Cooking tends to be far more forgiving, and doesn't typically punish a free-flowing, qualitative, don't-exactly-measure, and make some educated substitutions methodology. Soup going bland? I can add something to fix it. Too spicy? I can fix that too.
Baking, on the other hand, is all about precision and science. Measure. Stir too much give you a flat cake. Stir too little--lumpy flour balls in your cake. Put hot liquid into cold beaten eggs too fast and you're stuck with bastardized scrambled eggs. Do it slowly and the most miraculous custard emerges.
So when I decided it was time to make Vanilla Cranberry Bread Pudding, even my kids were skeptical. "Why don't you wait 'til Dad comes home?" and "I think he said he was coming home REALLY early."
For the record, I did this all by myself. I did not have a baking menehune come in the afternoon to make it for me. However, except for pouring hot cream into beaten eggs, this recipe is extremely forgiving. The size of the loaf of the bread can vary, and the ingredients are very straightforward. And I learned that if ladle hot cream into cold beaten eggs slowly while stirring (and holding your breath and praying), you do not get scrambled eggs.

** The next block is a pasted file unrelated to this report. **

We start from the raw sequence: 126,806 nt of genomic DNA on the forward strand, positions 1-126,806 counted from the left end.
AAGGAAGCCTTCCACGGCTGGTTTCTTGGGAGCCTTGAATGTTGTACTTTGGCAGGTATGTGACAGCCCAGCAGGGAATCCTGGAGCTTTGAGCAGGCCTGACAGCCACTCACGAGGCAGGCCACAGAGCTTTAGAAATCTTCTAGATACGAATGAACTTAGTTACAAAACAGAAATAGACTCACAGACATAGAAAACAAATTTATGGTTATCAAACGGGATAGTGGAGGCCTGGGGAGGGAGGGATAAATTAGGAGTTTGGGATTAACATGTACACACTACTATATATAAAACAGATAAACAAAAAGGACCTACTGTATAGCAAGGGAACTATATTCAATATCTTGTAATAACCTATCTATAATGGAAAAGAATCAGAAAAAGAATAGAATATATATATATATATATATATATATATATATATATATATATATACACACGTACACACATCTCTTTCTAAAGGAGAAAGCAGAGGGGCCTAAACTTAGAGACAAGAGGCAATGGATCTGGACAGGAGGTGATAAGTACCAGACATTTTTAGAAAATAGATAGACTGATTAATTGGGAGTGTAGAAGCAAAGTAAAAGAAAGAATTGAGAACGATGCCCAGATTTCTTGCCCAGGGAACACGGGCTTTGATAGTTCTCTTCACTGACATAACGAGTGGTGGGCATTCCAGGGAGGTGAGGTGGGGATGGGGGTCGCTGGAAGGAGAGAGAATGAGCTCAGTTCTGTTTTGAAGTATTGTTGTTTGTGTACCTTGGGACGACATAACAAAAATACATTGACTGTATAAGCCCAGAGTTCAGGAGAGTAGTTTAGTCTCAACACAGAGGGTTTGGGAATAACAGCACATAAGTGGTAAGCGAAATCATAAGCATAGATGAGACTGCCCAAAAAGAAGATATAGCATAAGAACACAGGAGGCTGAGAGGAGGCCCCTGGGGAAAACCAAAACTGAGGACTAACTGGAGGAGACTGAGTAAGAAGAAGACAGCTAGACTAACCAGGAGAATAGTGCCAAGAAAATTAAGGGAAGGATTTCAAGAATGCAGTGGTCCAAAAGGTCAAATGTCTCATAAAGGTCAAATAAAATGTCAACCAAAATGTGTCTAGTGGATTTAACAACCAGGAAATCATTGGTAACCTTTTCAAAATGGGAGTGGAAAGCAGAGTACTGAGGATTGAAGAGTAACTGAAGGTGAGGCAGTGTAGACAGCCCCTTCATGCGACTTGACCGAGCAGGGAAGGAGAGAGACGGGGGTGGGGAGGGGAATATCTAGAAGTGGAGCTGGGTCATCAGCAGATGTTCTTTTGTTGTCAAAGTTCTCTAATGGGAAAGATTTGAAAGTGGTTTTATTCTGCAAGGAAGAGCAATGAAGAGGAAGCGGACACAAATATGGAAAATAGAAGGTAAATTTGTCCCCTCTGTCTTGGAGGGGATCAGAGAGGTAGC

Next time, I'm doing this with dried apricots and maybe adding a little lemon juice. Or coconut and pineapple. Or maybe I should just quit while I'm ahead.Click here
for the recipe that even I can make well.
The Valentines' issue for Bon Appetiti is chock-full of "ultimates," and "Supers."
Who can resist "Best-Ever Brownies" in the coveted upper-left placement and a chocolate-pin-up of 4 lovely brownies gracing the cover? Not my husband-who-bakes and not my daughter-who-loves-chocolate. Before I knew it there were brownies cooling on the kitchen counter.
As I was playing around trying to mirror the BA cover, I realized that while I love the cooking 'zines and books, they can also be the food-equivalent to the 50 Most Beautiful People. Real food can be pretty but it's usually pretty messy too.